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Page last updated at 11:44 GMT, Friday, 10 October 2008 12:44 UK

Kosovo receives recognition boost

An ethnic Albanian celebrates Kosovo's independence in Mitrovica (February 2008)
Ethnic Albanians celebrated Kosovo independence in February

The governments of Montenegro and Macedonia have formally recognised Kosovo as independent following its secession from Serbia in February.

It means that, apart from Serbia, only Bosnia-Hercegovina among ex-Yugoslav republics has yet to recognise Kosovo.

Serbia reacted angrily, expelling the Montenegrin and Macedonian ambassadors and saying their countries had jeopardised regional stability.

About 50 countries have recognised Kosovo's independence so far.

But more than 140 have not.

Macedonia's Foreign Minister Antonio Milososki said his government approved the move after parliament adopted a resolution by an overwhelming majority to make the recommendation.

Montenegro and Serbia made up a single state until a referendum in 2006.

Montenegro hopes to become a future member of the EU and Nato; its foreign minister said the decision was guided by his county's national interests and that an independent Kosovo was a reality.

The BBC's Nick Thorpe in Pristina says that recognition by its neighbours brings both psychological and practical trading benefits for Kosovo.

The small country of only two million inhabitants, of which 90% are Albanian, has often appeared isolated in the western Balkans, our correspondent says.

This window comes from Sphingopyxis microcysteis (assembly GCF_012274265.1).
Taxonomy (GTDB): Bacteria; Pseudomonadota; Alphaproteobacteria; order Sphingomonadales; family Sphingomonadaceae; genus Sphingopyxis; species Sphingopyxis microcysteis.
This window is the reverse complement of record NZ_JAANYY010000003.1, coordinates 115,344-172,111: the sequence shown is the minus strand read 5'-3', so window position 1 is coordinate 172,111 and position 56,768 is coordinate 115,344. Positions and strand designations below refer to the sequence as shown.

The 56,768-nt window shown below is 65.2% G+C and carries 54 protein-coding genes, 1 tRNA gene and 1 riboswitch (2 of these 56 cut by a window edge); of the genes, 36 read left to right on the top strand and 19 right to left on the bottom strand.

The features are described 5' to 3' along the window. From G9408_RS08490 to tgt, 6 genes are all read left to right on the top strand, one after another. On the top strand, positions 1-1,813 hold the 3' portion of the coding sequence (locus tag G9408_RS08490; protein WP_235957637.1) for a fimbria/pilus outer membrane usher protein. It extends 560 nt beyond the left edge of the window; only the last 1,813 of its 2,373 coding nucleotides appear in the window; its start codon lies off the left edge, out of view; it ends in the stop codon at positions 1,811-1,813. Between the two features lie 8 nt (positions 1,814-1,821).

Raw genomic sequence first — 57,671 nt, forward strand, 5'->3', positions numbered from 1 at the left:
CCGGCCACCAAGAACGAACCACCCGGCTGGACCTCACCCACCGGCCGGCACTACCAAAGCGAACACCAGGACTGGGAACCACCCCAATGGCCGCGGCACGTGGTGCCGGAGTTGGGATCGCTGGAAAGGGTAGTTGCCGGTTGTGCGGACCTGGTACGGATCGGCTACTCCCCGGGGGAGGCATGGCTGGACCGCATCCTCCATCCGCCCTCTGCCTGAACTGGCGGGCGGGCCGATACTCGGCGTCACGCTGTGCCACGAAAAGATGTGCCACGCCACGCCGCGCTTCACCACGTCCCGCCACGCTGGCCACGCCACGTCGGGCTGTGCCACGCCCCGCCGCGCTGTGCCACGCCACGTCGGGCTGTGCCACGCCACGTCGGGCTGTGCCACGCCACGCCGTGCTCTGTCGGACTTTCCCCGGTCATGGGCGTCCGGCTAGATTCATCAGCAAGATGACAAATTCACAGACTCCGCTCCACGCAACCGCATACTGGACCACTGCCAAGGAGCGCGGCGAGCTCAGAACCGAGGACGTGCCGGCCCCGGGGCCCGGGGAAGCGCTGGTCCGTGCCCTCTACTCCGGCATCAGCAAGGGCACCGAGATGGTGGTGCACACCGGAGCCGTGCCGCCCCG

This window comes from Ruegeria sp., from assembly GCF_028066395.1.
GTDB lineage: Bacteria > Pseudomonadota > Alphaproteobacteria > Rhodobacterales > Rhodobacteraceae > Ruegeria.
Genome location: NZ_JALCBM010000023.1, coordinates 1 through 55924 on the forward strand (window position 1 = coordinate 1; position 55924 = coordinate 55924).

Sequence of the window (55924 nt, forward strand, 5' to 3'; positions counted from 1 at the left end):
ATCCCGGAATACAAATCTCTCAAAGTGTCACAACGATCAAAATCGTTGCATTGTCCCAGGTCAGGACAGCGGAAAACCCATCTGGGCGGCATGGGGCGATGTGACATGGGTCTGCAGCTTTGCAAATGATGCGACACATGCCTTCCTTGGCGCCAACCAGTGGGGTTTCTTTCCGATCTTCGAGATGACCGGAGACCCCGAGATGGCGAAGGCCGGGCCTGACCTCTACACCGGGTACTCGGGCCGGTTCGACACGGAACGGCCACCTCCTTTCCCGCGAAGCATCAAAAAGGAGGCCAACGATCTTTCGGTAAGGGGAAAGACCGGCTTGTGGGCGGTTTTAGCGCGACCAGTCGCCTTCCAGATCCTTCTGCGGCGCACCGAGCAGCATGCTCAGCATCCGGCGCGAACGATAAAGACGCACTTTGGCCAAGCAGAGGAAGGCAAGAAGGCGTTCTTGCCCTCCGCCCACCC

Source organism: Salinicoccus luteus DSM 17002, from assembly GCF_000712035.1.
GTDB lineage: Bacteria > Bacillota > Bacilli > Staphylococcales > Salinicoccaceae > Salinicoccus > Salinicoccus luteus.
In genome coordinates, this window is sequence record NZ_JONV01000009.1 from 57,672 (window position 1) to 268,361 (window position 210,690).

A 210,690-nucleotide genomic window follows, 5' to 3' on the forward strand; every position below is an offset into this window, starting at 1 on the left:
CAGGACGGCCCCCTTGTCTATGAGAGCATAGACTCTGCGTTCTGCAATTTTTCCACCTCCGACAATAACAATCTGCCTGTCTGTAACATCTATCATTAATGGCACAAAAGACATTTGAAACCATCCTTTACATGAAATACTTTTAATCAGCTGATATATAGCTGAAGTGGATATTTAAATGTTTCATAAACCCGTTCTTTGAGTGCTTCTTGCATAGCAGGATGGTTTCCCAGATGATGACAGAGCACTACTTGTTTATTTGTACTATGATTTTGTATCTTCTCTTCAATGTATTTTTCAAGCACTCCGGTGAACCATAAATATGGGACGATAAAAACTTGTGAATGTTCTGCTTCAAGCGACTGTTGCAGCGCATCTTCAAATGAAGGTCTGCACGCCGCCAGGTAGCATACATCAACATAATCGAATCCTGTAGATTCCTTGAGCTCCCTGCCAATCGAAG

Peace and stability

Serbian's Foreign Minister Vuk Jeremic described the decision to eject Montenegro's ambassador from the country as "proportionate".

He told the state news agency, Tanjug, that "regional countries have special responsibility in preserving peace and stability in the Balkans".

Earlier, Serbia said it was reinstating its ambassadors to the US and other Western nations that had angered it by recognising Kosovo's independence.

Serbia recalled many of its ambassadors in February from countries that backed Kosovo's unilateral declaration - a move that Serbia has condemned as illegal.

In a statement, the Serb government said the decision was made because of "continued diplomatic activity to preserve Serbia's territorial integrity and sovereignty".

It comes amid a week of both defeats and victories for Kosovan diplomacy.

On Wednesday, a substantial majority at the UN General Assembly agreed to allow Serbia to challenge the legality of Kosovan independence at the International Court of Justice.

It followed an earlier announcement by Portugal that it had recognised Pristina.


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